The venom is injected into the body of the attacker or victim using a specialised stinging apparatus located at the end of the appendix.
From a chemical point of view, hymenoptera venom is a mixture of many biologically active substances with various physiological functions. It is also characterised by specific effects on the organism of the animal or human being stung by the bee or other insects. Many of them have the properties of enzymes that break down cell components, as well as compounds with toxic effects (including the so-called neurotoxins).
Many of the substances contained in hymenopteran venoms also have allergenic properties. The most important, from the point of view of the diagnosis of allergy to hymenoptera venoms are: bee venom allergens (Api m 1, Api m 2, Api m 5 and Api m 10) and wasp and cockatiel venom allergens (Ves v 1, Ves v 5 and Pol d 5).
When bees and other Hymenoptera sting
In a temperate climate, bee stings and those of other Hymenoptera occur from early spring to late autumn. The peak bee activity takes place from mid-July to the end of August. As for more aggressive species like wasps, their activity spans from late July to the first decade of September. Hornets and bumblebees sting very rarely, sporadically. Stings can also occur during winter, for example, if accidentally disturbed wasp nests in an attic. Incidents of bee and wasp stings during night-time hours are not observed due to their natural inactivity during that time.
Reaction after a sting: allergic versus non-allergic person
Given that hymenopterous insect venom is a mixture of highly toxic substances with a highly irritating effect, it is important to remember that not every reaction after an insect sting is an allergy.
- In people who are allergic to hymenoptera venom, the sting of a single insect is enough to cause symptoms of the disease. In this situation, the allergic reaction after a bee or other insects sting can be the so-called major local reaction or a general (whole body) reaction, also severe and life-threatening. Most often, the development of symptoms occurs within a few minutes to a few hours. Some patients, after initial improvement, may experience recurrence of symptoms within several hours.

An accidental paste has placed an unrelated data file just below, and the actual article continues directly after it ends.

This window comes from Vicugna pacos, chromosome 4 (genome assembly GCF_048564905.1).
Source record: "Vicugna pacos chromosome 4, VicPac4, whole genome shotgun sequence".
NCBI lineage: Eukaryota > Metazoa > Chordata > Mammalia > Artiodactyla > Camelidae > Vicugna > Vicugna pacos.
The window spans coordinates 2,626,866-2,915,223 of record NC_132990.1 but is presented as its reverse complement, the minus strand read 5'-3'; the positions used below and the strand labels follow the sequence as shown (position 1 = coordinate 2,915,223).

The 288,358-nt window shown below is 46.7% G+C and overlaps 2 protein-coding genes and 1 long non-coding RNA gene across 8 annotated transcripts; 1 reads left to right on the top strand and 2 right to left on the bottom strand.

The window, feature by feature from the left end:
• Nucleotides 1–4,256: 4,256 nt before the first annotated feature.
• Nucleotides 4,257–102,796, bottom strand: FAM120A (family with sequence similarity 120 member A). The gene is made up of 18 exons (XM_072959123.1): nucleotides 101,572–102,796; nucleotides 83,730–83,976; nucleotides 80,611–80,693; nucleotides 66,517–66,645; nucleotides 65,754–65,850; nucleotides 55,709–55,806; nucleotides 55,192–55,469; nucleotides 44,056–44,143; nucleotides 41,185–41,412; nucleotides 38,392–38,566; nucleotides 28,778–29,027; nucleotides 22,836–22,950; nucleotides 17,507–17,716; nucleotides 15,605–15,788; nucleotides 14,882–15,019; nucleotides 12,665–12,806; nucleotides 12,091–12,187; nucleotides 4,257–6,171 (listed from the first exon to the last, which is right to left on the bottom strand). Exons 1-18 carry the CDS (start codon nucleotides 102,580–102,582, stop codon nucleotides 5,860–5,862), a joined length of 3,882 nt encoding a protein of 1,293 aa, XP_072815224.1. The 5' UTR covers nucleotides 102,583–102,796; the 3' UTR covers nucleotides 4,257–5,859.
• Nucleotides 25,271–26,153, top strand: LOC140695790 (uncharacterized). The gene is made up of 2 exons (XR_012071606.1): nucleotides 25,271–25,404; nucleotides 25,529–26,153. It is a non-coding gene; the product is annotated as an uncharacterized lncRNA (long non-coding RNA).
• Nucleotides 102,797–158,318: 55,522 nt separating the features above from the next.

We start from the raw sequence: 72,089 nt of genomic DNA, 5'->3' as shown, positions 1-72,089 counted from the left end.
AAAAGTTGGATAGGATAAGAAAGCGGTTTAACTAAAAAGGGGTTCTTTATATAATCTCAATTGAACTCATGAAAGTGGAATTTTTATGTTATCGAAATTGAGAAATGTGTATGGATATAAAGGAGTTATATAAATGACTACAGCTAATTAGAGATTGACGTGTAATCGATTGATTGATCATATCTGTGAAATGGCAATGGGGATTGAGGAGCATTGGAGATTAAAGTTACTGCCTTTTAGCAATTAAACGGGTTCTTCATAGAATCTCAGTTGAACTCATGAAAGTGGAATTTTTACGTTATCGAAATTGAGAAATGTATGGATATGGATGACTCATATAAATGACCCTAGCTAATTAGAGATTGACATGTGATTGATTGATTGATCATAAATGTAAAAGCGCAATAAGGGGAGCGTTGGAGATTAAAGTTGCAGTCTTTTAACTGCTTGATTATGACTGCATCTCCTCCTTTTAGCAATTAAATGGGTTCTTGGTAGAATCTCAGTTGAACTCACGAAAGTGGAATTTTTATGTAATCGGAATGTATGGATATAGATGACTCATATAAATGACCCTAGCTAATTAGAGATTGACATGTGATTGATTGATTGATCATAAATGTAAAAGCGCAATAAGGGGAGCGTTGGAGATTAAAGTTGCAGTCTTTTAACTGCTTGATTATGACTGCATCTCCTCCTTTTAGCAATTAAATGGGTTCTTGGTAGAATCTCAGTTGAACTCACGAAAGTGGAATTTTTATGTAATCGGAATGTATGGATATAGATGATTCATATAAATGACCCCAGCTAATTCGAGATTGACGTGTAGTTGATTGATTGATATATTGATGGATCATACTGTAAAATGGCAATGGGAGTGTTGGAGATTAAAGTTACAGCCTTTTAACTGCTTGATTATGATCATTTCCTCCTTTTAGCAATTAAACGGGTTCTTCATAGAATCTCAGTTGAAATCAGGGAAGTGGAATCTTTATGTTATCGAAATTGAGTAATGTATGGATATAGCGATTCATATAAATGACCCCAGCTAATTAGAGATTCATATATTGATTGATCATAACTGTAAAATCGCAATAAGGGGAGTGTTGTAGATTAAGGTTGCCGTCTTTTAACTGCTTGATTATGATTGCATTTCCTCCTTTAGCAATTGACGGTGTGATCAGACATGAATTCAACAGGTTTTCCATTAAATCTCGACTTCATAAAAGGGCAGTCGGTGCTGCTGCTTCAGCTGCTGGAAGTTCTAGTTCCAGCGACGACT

- In people who are not allergic to venom, the sting of a single insect does not cause any significant reaction. Often there is a local reaction. This takes the form of a large, painful swelling with redness (even over 10 cm in diameter), which usually subsides within 24 hours. It may be accompanied by itching or burning. If there is an infection at the sting site, the reaction may be protracted. In this particular situation, fever or the enlargement of nearby lymph nodes may occur.
A local reaction is not usually life-threatening unless it involves the head, face, neck or the inside of the mouth. Then swelling of the tissues can lead to suffocation.
- On the other hand, when stung by multiple insects at the same time (what we call a cluster sting), toxic symptoms, including life-threatening ones, can occur.
A few important points
- After an insect stings, it is worth paying attention to the appearance of the insect and whether the sting remains in the skin.
- It is a good idea to wash the sting site with plenty of soap and water, and to apply a cold compress.
- People who know they are allergic to insect venom should be equipped with a first aid kit (antihistamines, oral corticosteroids and adrenaline).
- Observe the person being stung and do not leave them alone.
- If the person begins to feel worse, call for help.
translation: Julia Majsiak